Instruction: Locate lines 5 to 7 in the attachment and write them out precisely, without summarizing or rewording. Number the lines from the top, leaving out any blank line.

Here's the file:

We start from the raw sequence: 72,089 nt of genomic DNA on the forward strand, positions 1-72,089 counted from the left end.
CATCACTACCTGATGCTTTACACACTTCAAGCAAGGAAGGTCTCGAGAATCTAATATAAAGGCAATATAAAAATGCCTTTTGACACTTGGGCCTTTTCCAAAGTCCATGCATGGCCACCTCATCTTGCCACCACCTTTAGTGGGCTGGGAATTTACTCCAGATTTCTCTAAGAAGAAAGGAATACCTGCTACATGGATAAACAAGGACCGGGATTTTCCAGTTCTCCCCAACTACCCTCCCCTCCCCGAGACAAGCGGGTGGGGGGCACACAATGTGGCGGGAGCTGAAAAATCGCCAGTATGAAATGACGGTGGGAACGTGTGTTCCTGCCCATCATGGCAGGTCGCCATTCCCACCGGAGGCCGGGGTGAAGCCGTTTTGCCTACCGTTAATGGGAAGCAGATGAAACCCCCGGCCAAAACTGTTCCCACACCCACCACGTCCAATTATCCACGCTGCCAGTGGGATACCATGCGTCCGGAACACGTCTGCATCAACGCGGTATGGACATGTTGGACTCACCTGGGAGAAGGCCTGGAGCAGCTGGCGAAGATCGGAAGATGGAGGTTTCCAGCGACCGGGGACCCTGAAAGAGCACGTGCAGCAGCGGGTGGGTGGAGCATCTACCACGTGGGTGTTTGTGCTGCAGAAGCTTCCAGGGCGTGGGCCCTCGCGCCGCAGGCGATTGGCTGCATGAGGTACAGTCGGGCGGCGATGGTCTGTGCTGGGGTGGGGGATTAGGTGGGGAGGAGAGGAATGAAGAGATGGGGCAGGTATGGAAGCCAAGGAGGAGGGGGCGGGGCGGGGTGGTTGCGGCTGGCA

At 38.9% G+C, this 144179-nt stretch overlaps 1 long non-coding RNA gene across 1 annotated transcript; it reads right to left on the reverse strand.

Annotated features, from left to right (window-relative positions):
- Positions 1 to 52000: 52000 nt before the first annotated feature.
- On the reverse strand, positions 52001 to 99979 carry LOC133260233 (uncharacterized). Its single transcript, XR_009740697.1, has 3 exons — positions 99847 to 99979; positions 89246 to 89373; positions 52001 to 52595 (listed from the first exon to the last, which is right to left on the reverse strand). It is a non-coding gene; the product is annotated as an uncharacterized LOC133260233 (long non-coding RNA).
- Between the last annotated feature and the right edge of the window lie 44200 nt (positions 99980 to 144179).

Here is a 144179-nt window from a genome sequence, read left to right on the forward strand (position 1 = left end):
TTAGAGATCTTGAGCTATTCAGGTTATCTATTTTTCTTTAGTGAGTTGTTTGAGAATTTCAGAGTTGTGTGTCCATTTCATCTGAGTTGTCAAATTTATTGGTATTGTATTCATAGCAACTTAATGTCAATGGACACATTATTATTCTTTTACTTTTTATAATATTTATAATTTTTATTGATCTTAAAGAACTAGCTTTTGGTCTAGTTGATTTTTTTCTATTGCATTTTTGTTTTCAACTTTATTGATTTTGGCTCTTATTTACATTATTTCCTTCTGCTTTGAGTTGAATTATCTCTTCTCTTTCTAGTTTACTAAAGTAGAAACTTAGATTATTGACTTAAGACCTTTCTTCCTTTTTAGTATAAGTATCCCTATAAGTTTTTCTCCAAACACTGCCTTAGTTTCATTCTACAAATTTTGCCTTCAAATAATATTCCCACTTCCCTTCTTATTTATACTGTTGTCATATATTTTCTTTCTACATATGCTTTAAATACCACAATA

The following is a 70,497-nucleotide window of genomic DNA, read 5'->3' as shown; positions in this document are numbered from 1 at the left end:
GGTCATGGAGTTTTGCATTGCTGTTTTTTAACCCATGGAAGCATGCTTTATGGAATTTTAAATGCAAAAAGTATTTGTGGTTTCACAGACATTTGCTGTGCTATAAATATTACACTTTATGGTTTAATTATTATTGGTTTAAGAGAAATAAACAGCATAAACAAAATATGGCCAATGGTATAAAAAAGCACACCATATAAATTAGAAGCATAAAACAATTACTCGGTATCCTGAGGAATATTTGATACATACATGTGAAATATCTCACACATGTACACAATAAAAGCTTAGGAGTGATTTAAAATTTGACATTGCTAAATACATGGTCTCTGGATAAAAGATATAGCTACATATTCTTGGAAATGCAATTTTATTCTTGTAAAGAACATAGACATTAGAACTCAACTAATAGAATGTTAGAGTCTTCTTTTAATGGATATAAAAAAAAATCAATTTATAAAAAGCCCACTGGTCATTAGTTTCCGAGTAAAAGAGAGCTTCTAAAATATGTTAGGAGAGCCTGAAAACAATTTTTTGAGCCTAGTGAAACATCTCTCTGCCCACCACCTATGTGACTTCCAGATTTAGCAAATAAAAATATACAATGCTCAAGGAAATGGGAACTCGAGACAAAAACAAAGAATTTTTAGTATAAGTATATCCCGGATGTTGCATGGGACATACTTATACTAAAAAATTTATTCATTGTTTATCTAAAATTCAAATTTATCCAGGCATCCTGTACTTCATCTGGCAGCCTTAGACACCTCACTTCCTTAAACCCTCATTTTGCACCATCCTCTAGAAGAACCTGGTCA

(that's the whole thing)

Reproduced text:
- Positions 1 to 52000: 52000 nt before the first annotated feature.
- On the reverse strand, positions 52001 to 99979 carry LOC133260233 (uncharacterized). Its single transcript, XR_009740697.1, has 3 exons — positions 99847 to 99979; positions 89246 to 89373; positions 52001 to 52595 (listed from the first exon to the last, which is right to left on the reverse strand). It is a non-coding gene; the product is annotated as an uncharacterized LOC133260233 (long non-coding RNA).
- Between the last annotated feature and the right edge of the window lie 44200 nt (positions 99980 to 144179).